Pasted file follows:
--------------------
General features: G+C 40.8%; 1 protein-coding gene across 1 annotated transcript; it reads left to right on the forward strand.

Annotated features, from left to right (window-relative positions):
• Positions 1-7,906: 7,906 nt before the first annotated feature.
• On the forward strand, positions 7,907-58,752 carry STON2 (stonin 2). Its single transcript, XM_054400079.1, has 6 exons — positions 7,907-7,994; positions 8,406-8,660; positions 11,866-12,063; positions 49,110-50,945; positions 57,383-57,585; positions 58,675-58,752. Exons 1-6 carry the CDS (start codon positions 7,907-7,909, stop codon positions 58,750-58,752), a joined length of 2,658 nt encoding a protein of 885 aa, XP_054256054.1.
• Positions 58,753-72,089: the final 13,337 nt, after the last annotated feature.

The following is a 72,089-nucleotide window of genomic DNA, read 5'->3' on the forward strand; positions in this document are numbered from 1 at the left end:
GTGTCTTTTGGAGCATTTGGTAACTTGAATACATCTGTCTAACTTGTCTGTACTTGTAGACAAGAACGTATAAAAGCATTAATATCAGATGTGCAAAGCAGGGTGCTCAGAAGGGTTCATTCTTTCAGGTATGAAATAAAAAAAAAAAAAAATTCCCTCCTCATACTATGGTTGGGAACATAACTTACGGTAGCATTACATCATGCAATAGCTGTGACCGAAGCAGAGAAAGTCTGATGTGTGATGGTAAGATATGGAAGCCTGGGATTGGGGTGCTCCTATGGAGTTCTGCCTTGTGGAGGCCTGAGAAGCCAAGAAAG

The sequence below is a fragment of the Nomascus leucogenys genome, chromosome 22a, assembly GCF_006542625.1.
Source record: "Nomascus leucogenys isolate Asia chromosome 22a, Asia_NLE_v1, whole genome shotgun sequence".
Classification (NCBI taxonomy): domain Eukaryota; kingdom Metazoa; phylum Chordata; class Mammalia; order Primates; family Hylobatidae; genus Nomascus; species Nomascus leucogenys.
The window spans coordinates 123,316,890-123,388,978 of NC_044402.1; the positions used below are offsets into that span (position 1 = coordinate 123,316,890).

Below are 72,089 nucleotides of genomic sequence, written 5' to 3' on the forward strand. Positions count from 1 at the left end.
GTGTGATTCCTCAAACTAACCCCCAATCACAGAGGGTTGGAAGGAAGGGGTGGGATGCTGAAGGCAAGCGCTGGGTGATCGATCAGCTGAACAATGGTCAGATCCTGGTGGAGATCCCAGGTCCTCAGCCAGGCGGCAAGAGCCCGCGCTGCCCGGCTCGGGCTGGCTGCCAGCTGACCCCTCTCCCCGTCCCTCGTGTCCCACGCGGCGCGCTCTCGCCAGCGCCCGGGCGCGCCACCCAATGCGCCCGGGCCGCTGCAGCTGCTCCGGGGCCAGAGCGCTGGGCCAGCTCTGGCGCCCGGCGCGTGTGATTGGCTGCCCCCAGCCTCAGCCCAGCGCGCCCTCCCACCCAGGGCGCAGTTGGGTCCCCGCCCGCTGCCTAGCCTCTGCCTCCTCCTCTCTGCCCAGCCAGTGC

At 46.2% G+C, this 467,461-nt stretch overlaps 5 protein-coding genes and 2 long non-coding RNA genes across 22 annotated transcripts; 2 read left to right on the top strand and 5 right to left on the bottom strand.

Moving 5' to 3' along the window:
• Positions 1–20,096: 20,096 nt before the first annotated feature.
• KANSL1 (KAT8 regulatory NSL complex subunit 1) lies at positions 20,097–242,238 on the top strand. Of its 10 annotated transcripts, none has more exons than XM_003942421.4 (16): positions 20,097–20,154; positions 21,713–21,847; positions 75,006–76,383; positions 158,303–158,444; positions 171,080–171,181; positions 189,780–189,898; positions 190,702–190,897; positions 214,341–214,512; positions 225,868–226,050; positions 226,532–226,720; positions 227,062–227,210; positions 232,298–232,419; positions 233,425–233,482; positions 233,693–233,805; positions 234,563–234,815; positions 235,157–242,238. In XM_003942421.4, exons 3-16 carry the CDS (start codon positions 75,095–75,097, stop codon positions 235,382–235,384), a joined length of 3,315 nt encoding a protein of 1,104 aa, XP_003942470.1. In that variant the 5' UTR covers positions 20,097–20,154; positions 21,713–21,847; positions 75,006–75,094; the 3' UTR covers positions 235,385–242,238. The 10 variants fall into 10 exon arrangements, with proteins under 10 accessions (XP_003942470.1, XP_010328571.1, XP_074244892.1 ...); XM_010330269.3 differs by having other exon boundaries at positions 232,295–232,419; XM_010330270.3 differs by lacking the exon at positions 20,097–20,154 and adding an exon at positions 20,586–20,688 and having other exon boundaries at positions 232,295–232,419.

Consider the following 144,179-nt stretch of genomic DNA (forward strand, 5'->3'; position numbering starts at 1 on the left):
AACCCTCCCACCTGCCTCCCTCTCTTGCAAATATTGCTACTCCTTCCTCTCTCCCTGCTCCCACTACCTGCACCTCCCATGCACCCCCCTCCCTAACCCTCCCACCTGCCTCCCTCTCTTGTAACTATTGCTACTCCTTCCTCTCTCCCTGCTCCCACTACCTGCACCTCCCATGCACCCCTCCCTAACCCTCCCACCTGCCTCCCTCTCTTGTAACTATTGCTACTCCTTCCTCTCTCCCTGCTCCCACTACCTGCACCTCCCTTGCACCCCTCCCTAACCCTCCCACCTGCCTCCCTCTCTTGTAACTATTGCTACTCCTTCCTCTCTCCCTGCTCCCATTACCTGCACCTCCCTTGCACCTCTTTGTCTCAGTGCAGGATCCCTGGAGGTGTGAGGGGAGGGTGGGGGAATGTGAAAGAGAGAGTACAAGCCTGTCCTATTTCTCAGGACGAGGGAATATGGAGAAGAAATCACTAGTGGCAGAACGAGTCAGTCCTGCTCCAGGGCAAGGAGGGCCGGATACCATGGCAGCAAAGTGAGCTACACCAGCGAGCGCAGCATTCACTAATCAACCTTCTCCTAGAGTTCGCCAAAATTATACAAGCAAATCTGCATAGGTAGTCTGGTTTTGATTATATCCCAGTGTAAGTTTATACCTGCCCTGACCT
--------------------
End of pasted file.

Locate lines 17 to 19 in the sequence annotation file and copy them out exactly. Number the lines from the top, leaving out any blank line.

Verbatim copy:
• KANSL1 (KAT8 regulatory NSL complex subunit 1) lies at positions 20,097–242,238 on the top strand. Of its 10 annotated transcripts, none has more exons than XM_003942421.4 (16): positions 20,097–20,154; positions 21,713–21,847; positions 75,006–76,383; positions 158,303–158,444; positions 171,080–171,181; positions 189,780–189,898; positions 190,702–190,897; positions 214,341–214,512; positions 225,868–226,050; positions 226,532–226,720; positions 227,062–227,210; positions 232,298–232,419; positions 233,425–233,482; positions 233,693–233,805; positions 234,563–234,815; positions 235,157–242,238. In XM_003942421.4, exons 3-16 carry the CDS (start codon positions 75,095–75,097, stop codon positions 235,382–235,384), a joined length of 3,315 nt encoding a protein of 1,104 aa, XP_003942470.1. In that variant the 5' UTR covers positions 20,097–20,154; positions 21,713–21,847; positions 75,006–75,094; the 3' UTR covers positions 235,385–242,238. The 10 variants fall into 10 exon arrangements, with proteins under 10 accessions (XP_003942470.1, XP_010328571.1, XP_074244892.1 ...); XM_010330269.3 differs by having other exon boundaries at positions 232,295–232,419; XM_010330270.3 differs by lacking the exon at positions 20,097–20,154 and adding an exon at positions 20,586–20,688 and having other exon boundaries at positions 232,295–232,419.

Consider the following 144,179-nt stretch of genomic DNA (forward strand, 5'->3'; position numbering starts at 1 on the left):
AACCCTCCCACCTGCCTCCCTCTCTTGCAAATATTGCTACTCCTTCCTCTCTCCCTGCTCCCACTACCTGCACCTCCCATGCACCCCCCTCCCTAACCCTCCCACCTGCCTCCCTCTCTTGTAACTATTGCTACTCCTTCCTCTCTCCCTGCTCCCACTACCTGCACCTCCCATGCACCCCTCCCTAACCCTCCCACCTGCCTCCCTCTCTTGTAACTATTGCTACTCCTTCCTCTCTCCCTGCTCCCACTACCTGCACCTCCCTTGCACCCCTCCCTAACCCTCCCACCTGCCTCCCTCTCTTGTAACTATTGCTACTCCTTCCTCTCTCCCTGCTCCCATTACCTGCACCTCCCTTGCACCTCTTTGTCTCAGTGCAGGATCCCTGGAGGTGTGAGGGGAGGGTGGGGGAATGTGAAAGAGAGAGTACAAGCCTGTCCTATTTCTCAGGACGAGGGAATATGGAGAAGAAATCACTAGTGGCAGAACGAGTCAGTCCTGCTCCAGGGCAAGGAGGGCCGGATACCATGGCAGCAAAGTGAGCTACACCAGCGAGCGCAGCATTCACTAATCAACCTTCTCCTAGAGTTCGCCAAAATTATACAAGCAAATCTGCATAGGTAGTCTGGTTTTGATTATATCCCAGTGTAAGTTTATACCTGCCCTGACCT